The first time I ate a whole fish was in Spain. I was fulfilling stereotypes that Europeans have of American female college students by refusing to eat meat (fast forward seven years later, and I'm making pancetta- who would have thought?). I spent time getting "immersed" in the Spanish language, living in the apartment of a young woman in Leon. She wasn't freaked out by eating habits, and she made me delicious pork-free meals, which can be quite a tall order in Spain.
One evening she plopped down an entire cooked fish in front of me for dinner. Apparently it was trout season, and they had just been caught in the river. By the look on my face, she could tell I had never eaten a whole fish before. She showed me how to slice through the flesh at the base of the head and near the tail and easily remove the fillets from the spine. It ended up being some of the best fish I've ever had in my life. The flesh was rich, moist, and flavorful. Almost like salmon without even a hint of fishiness.
Now I always prefer to cook fish whole. It's harder to overcook and dry out whole fish because the skin and the bones keep all of the juices and flavors sealed into the meat. It's also easier to select a fresh fish if it's left whole. Many people are scared to cook fish, relying on professionals in restaurants to make it for them, but baking or grilling a whole fish is one of the simplest and fastest meals to make. After lots of trial and error, here are my best tips for purchasing fish:
1. Stick to locally caught fish if possible. I've had some outstanding snappers in New Orleans, but I've never tracked down a great one in New York where I stuck mainly to porgies and sea bass. Astoundingly, branzino is all trendy in New York right now, but I don't understand why since its essentially a Mediterranean sea bass. No sea bass shipped in from Greece is going to taste better than something freshly caught in Montauk. Fish deteriorates rapidly while being transported long distances. Of course, this is just a guideline. I've purchased some fantastic fresh sardines from Portugal, and Whole Foods consistently carries high quality rainbow trout farm raised in Idaho.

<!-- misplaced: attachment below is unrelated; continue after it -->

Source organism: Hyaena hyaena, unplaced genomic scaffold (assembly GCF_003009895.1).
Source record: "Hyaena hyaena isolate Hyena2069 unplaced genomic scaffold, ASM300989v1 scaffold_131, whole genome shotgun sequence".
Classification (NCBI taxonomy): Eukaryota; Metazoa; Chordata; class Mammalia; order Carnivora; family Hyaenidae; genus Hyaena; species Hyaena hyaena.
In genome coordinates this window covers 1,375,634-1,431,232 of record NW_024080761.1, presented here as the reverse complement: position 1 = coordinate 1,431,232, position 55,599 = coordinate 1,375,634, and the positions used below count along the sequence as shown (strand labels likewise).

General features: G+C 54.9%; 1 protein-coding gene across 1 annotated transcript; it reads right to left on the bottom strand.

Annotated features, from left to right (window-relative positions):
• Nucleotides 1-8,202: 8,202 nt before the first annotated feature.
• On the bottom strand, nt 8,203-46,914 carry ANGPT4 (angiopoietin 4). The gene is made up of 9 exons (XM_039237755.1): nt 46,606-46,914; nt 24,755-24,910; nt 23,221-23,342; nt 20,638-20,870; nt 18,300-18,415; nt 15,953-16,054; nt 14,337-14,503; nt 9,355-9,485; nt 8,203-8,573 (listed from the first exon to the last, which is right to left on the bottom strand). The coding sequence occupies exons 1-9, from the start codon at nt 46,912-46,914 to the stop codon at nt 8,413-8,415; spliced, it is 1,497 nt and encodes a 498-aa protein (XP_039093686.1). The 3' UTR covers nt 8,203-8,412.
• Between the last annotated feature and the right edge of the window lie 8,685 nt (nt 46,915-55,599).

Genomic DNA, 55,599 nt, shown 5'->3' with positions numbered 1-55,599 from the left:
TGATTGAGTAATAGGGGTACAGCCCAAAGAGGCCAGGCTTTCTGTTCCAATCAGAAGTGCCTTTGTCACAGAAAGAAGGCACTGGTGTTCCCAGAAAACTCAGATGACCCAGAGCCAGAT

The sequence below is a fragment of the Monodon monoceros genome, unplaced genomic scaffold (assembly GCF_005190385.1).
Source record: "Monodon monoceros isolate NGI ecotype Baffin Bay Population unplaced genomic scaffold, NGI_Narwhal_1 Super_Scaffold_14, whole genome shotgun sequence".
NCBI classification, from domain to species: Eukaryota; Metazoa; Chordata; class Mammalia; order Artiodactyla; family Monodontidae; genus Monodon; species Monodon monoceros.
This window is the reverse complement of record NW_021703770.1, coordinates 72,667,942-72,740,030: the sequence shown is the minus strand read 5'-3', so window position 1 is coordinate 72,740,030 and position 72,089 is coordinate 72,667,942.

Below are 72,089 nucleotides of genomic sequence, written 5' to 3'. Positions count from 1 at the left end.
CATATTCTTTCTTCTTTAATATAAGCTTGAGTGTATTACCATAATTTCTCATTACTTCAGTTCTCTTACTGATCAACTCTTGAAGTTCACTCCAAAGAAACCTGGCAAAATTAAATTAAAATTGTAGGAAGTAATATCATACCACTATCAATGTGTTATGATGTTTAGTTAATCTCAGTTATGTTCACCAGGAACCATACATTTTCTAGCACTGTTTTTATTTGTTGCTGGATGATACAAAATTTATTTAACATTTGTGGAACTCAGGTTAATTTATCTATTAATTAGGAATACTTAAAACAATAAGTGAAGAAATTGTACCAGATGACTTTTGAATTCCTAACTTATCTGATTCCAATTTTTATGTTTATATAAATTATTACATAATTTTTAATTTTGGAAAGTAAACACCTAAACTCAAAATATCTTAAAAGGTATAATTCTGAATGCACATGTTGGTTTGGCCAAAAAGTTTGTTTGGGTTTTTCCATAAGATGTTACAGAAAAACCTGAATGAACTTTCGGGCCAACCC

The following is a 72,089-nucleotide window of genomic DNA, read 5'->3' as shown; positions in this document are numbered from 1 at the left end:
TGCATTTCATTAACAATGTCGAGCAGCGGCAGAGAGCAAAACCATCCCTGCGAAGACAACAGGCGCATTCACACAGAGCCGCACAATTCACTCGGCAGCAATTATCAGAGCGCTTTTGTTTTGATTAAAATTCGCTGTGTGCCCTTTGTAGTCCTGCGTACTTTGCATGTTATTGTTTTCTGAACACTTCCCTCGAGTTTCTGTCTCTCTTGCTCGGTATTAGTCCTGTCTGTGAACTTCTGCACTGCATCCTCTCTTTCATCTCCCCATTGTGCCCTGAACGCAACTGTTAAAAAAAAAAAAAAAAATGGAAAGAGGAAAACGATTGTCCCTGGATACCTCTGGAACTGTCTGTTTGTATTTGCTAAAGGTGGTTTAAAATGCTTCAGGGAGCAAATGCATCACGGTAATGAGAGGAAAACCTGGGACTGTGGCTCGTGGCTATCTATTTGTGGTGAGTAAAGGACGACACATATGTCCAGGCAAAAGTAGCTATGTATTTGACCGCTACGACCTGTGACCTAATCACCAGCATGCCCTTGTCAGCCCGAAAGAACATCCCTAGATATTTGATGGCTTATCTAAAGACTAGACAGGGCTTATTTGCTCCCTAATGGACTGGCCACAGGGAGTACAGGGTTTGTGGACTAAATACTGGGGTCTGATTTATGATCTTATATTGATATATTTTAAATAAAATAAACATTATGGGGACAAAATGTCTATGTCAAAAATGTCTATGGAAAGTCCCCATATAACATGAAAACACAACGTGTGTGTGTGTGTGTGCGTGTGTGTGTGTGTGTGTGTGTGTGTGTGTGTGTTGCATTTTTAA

2. Look into its eye. Most people seem to know that the fish's eye should be clear, not cloudy.
3. Check the gills. This is my favorite tip. In seafood or ethnic markets, the fishmonger will often happily let you peel back the gills and examine them. Freshly caught fish will have deep red, almost purple gills.
4. Poke the fish. In legit seafood markets, the fishmongers will also let you poke the fish to see if the flesh bounces back. It is a bad sign if your finger leaves an indentation; it means the fish is mushy and not fresh. I obnoxiously complained once in a cooking class about a certain upscale food market preventing customers from touching the fish, and my classmate cried out, "but they don't want people contaminating it!" I think it should always be ok to touch it unless some customers intend to eat it raw.
5. Examine the skin. Fresh fish is usually shiny, not dull.
6. Smell the fish. This is another common tip, but I find it tricky. It's true that fresh fish doesn't smell "fishy" at all, but even in the cleanest seafood store, there is usually a strong enough fish stench to prevent you from really smelling what you're buying. Sometimes I've brought things home, and then realized that I'd made a big mistake after opening the package.
Fish fillets are something different altogether, and I usually steer clear of them because they are more difficult to judge for quality and freshness. If I need a fillet, I prefer to fillet a whole fish at home. I have a sneaking suspicion that many markets turn their whole fish into fillets as a method of pushing product when it's past its prime. That said, I have had some success buying fish fillets by using common sense like sticking to locally caught fish when buying fresh and buying flash frozen fillets of things like wild Alaskan salmon. I also make sure that the flesh looks dense, and that it's still translucent and not opaque. After that, buying good fillets can be a bit of a game of chance, and that's why I almost always stick to whole fish.